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Friday, 7 November 2014

Aberlady Bay estuary and Gosford Park: birthday birding.

To be able to spend a whole day birding is a rare treat these days due to busy home and work life. At least a birthday should be a good excuse to relax, get outdoors, and hopefully see a few birds. A November birthday means that it can be hit or miss with the weather here in Scotland but this year has seen an Indian Summer stretch all the way through October with temperatures near to 20 deg C. An added bonus this year meant the high tide was due at midday and so the gulls and waders would be pushed up the Aberlady Bay estuary for better views.

Map of the area: starting at the car-park I took a route out through the brush and dunes of North-East side of the bay then back along the waters edge; then a trip to the headquarters of the Scottish Ornithologits' Club, and Gosford Park.

Grid reference: NT 46614 80495


Setting off from the car-park and across the wooden bridge there were distant views of a Little Egret, Shelduck, and Curlew. Alongside the bridge were a small group of Wigeon and Teal.

Heading along the path through the patches of Sea-Buckthorn there were a number of Great and Blue Tits.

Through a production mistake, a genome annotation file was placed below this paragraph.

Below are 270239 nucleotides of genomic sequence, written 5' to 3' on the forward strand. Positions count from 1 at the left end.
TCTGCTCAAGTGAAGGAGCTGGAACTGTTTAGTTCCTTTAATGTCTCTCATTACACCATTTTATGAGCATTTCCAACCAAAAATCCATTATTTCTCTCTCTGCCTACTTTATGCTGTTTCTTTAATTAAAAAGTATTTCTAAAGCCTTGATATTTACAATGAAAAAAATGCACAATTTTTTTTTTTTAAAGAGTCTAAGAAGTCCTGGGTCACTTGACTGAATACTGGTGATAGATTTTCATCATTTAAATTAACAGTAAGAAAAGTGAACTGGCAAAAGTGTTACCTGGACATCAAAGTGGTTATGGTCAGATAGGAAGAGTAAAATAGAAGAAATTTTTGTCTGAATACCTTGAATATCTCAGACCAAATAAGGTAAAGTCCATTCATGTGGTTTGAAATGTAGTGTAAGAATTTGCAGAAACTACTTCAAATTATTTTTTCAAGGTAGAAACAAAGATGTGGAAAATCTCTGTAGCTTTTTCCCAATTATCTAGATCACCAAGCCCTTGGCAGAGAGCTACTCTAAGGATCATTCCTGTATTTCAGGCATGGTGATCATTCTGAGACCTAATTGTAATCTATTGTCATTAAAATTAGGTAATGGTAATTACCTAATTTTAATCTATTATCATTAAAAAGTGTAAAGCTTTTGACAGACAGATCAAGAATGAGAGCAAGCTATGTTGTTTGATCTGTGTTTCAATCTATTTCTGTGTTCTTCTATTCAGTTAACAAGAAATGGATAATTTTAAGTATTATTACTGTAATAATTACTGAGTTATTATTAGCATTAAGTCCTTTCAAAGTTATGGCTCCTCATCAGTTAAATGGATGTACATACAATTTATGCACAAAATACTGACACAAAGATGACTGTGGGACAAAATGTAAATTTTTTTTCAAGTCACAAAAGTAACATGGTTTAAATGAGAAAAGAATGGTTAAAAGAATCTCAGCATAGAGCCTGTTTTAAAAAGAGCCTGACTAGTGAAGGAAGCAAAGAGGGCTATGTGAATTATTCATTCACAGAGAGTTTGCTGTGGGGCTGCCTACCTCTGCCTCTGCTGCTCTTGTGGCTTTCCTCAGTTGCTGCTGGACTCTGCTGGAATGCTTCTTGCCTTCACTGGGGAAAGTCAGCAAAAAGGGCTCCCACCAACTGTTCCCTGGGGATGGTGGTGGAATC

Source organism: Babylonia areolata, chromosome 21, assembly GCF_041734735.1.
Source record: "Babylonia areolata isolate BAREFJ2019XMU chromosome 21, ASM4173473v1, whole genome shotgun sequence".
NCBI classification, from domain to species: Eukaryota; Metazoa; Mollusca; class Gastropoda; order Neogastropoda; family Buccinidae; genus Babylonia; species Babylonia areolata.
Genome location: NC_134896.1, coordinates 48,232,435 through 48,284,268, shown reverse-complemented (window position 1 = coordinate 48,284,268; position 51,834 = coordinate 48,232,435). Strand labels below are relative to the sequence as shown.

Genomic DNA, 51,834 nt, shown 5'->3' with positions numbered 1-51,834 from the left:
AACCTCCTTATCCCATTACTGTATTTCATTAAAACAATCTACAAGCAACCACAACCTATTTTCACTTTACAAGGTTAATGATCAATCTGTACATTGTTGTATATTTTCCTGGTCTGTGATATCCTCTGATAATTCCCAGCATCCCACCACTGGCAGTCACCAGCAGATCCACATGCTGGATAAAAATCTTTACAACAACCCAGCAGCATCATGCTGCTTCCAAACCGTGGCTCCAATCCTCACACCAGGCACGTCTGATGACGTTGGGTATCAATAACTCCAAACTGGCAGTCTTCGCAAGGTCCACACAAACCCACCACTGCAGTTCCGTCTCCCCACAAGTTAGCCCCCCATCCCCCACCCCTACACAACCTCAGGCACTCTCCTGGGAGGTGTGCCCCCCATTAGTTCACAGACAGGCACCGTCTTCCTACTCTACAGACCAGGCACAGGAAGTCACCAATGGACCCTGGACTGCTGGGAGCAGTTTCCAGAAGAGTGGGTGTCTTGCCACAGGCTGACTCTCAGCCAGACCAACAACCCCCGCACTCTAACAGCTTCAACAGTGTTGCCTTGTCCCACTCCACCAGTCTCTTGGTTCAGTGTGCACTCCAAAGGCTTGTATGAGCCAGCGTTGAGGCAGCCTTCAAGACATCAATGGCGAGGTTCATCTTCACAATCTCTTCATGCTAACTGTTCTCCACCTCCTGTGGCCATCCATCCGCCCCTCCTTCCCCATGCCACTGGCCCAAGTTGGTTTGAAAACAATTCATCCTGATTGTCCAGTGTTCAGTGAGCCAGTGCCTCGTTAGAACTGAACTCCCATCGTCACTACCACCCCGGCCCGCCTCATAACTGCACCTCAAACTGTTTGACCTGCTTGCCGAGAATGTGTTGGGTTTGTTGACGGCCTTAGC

Then an abliging Reed Bunting briefly sat on a fence post for a photo or two.
A larger bird then flew onto the top branches of a small tree. The grey nape and dark collar identified this bird as a Fieldfare.
The loud call of a number of Wrens could be heard, and after a brief wait, one came out of the long grass to allow for a photo opportunity.
Leaving the brush and dunes behind I headed onto the beach and followed the rising tide across the estuary and back inland. Hundreds of birds lined the shore sleeping and feeding. Black-headed, Black-backed, and Herring gulls together with various Plover species, Lapwing, Turnstone, Oystercatcher, Sandpipers, and duck species.
Sanderling were busy feeding back and forth with the waves.
While Turnstones picked their way amongst the pebbles and seaweed.
Their were 100s of Grey Plover.
And 10s of Ringed Plover.
A nice bonus was a group of 4-5 Snow Bunting. A new species for me. They were difficult to approach for a photograph but at least I got one ID shot.
Leaving the bay I headed down the road to Gosford Park and got nice views of a number of Redwing high in the trees.
And Little Grebe on the lake.
A trip to Aberlady is not complete without a coffee at Waterston House, the HQ of the Scottish Ornithologists' Club, talking to the staff and browsing the gallery and book shelves is a good way to finish the days adventure. As a birthday treat I bought the new 2007-11 Bird Atlas and a second-hand BTO Bird Migration Atlas.
If only, like the Queen, there were more birthdays in the year I would have more chances to enjoy this great bird-watching patch.
November 3rd, 2014.


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